“Type 1.5 Diabetes” Study Links Immune and Metabolic Disease

A condition termed latent autoimmune diabetes in adults (LADA) is often ignored—as most people, when considering diabetes, think of type 1 or type 2. Type 1 diabetes develops during childhood, when the body is incapable of producing necessary insulin; type 2 diabetes, the most pervasive and commonly diagnosed, is most commonly diagnosed in adulthood, and occurs when the body has a learned resistance to insulin. Yet the third, hybrid form begins to develop in adulthood, and the symptoms are caused by the body not producing insulin: as opposed to a learned resistance. Given that this type encompasses both type 1 and type 2, many clinicians refer to it as type 1.5.

Recently, scientists at the Children’s Hospital of Philadelphia (CHOP) have performed the largest-ever genetic study of this type of diabetes, and discovered new connections to the other major types of diabetes. These new insights and findings likely offer more accurate diagnosis, better treatment, and more precise research surrounding the puzzling condition. The research, which appeared online September 25th in the journal Diabetes Care, revealed clues regarding the genetic influences of LADA. Diana L. Cousminer, PhD, a geneticist at CHOP, stated: “This study lends support to the idea that LADA is a hybrid of type 1 and type 2 diabetes, but doesn’t settle the question of the best way to precisely define the disorder. Correctly characterizing LADA is important, because it may determine whether a patient receives the most appropriate treatment.”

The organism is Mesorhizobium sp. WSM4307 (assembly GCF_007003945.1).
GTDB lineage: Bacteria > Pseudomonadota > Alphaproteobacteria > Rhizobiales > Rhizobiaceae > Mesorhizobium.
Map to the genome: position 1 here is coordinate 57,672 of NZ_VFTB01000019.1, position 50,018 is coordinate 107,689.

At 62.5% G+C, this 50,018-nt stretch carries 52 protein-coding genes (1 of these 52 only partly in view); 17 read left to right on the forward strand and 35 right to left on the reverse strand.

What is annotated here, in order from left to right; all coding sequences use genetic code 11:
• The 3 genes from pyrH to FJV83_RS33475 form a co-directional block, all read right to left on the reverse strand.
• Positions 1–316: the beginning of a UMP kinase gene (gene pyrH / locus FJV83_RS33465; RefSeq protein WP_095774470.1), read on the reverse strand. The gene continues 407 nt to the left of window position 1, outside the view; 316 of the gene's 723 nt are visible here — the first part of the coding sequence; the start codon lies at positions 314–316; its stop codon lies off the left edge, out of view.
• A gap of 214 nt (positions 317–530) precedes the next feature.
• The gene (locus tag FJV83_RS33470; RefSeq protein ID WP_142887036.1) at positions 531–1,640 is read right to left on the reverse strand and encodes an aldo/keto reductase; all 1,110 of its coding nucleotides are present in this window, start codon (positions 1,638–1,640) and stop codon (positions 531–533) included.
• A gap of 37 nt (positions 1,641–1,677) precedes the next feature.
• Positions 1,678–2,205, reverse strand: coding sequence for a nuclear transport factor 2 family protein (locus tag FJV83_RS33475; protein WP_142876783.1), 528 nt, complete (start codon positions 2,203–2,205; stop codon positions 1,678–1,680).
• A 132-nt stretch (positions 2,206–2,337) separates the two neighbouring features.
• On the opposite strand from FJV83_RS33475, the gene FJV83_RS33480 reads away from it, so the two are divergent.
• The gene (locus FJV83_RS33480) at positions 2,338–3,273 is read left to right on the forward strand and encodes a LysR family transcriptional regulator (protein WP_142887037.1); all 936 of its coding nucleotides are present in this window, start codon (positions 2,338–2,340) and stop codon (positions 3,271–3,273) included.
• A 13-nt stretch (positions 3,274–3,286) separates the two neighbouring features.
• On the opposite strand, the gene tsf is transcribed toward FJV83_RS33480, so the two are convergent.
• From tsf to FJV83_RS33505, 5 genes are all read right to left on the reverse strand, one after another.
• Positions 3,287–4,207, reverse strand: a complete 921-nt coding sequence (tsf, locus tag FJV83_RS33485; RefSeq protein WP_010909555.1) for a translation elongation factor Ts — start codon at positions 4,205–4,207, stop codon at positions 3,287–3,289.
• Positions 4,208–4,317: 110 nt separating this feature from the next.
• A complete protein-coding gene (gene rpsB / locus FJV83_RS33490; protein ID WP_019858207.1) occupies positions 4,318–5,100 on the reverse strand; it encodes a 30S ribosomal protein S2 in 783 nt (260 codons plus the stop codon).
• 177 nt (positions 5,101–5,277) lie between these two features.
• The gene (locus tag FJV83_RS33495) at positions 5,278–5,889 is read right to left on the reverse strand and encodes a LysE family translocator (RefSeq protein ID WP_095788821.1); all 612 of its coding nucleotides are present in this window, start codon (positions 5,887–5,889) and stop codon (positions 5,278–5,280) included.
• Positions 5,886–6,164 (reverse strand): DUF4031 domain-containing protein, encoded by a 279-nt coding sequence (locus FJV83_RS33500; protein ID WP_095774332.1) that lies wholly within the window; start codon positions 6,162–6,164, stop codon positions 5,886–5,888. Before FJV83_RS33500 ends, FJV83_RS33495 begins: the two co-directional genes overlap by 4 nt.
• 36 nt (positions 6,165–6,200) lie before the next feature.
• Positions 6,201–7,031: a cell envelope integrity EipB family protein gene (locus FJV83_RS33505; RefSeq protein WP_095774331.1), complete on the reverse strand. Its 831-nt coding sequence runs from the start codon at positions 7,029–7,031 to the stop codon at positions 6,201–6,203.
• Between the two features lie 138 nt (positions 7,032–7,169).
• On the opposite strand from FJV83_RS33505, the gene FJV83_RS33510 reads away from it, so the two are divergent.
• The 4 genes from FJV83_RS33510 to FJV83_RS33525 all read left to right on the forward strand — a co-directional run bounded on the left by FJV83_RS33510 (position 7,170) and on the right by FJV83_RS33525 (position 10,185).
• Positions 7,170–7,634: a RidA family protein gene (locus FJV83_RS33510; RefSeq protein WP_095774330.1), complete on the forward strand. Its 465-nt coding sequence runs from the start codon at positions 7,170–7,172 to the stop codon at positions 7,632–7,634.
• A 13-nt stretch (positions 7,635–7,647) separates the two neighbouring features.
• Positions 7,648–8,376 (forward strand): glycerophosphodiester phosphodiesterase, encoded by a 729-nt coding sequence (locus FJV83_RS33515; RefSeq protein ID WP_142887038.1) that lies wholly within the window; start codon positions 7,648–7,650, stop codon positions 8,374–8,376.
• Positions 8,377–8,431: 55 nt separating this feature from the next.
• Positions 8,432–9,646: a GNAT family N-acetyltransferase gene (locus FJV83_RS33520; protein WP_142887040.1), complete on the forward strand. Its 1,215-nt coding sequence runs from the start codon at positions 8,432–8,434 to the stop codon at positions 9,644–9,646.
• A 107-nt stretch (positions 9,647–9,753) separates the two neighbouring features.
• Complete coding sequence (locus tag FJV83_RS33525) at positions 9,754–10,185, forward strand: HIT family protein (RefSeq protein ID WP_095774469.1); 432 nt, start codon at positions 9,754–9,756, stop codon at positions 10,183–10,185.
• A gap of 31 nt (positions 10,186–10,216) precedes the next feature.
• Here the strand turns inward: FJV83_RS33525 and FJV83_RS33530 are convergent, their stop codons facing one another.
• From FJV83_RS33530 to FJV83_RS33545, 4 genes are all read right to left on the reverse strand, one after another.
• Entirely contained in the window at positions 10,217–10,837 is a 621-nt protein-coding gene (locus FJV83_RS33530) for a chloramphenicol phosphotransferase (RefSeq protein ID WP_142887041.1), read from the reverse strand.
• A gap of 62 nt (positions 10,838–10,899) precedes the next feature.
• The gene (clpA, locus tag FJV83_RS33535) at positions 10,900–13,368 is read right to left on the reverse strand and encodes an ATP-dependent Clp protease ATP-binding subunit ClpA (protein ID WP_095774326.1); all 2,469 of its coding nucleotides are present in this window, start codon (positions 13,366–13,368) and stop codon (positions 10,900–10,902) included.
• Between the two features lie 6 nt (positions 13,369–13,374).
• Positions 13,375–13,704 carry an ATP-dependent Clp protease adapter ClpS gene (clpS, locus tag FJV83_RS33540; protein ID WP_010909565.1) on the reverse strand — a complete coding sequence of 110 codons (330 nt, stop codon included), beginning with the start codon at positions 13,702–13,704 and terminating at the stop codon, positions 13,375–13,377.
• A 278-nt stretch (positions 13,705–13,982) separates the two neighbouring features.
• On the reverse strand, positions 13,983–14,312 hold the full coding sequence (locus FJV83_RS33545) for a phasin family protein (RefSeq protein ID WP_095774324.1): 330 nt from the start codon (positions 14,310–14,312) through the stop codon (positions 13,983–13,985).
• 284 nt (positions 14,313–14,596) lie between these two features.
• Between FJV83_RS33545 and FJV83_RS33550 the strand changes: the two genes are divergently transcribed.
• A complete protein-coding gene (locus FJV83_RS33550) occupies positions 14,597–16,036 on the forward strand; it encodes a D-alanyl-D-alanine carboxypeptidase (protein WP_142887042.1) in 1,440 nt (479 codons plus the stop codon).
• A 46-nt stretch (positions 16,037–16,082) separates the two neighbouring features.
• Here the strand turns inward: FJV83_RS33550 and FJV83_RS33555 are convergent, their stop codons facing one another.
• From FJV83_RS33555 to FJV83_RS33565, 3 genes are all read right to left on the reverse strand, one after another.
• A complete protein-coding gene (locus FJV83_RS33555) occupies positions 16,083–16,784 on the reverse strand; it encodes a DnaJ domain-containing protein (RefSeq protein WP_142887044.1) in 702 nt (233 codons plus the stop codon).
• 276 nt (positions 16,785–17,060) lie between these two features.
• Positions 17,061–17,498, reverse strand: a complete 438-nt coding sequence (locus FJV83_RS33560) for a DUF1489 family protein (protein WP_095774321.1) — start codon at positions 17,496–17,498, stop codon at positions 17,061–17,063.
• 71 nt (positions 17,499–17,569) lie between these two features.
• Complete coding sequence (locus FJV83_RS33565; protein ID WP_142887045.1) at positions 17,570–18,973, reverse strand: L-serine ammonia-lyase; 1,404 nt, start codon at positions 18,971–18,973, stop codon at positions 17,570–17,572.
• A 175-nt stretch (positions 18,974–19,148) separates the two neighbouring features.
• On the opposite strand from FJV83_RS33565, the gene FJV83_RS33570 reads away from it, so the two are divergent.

The research represents the first genome-wide association study of LADA, including an international effort: with dozens of co-authors from nine countries. Several of the authors had previously participated in a 2017 study that linked gene variants in LADA to those in T1D and T2D. Both studies determined that the strongest genetic signals in LADA were associated with T1D: the autoimmune form of diabetes that usually presents in childhood, and requires insulin treatment. The more recent analysis also found that genetic signals linked to T2D, the metabolic type of diabetes, more frequently appeared first in adults—and more commonly.

The team established that the strongest genetic signals in LADA were chiefly shared with previously established variants linked to T1D. Yet the researchers unearthed “a novel locus with genome-wide significance near the gene PFKFB3,” a gene that codes for a protein that regulates both insulin signaling and glycolisis, the chemical reaction that yields energy from glucose. Cousminer noted that this finding “points to how variants at PFKFB3 may help to drive LADA,” specifically because the gene’s product impacts both metabolism (a marker of T2D) and regulates inflammation in autoimmune disease (a chief feature in T1D). “This protein therefore appears to sit at the intersection of both major types of disease.”

Rajashree Mishra, co-first author of the current study from CHOP’s Division of Human Genetics and a graduate student in the Perelman School of Medicine at the University of Pennsylvania, notes: “Further study of underlying genetic interactions in LADA may reveal better biomarkers of the disease. Currently, as high as 5 to 10 percent of patients diagnosed as adults with type 2 diabetes may actually be misdiagnosed, and in fact have a late-onset form of autoimmune diabetes. More accurate diagnosis may guide better clinical management. For instance, patients with LADA may require close monitoring, to detect the optimal point at which they require insulin.”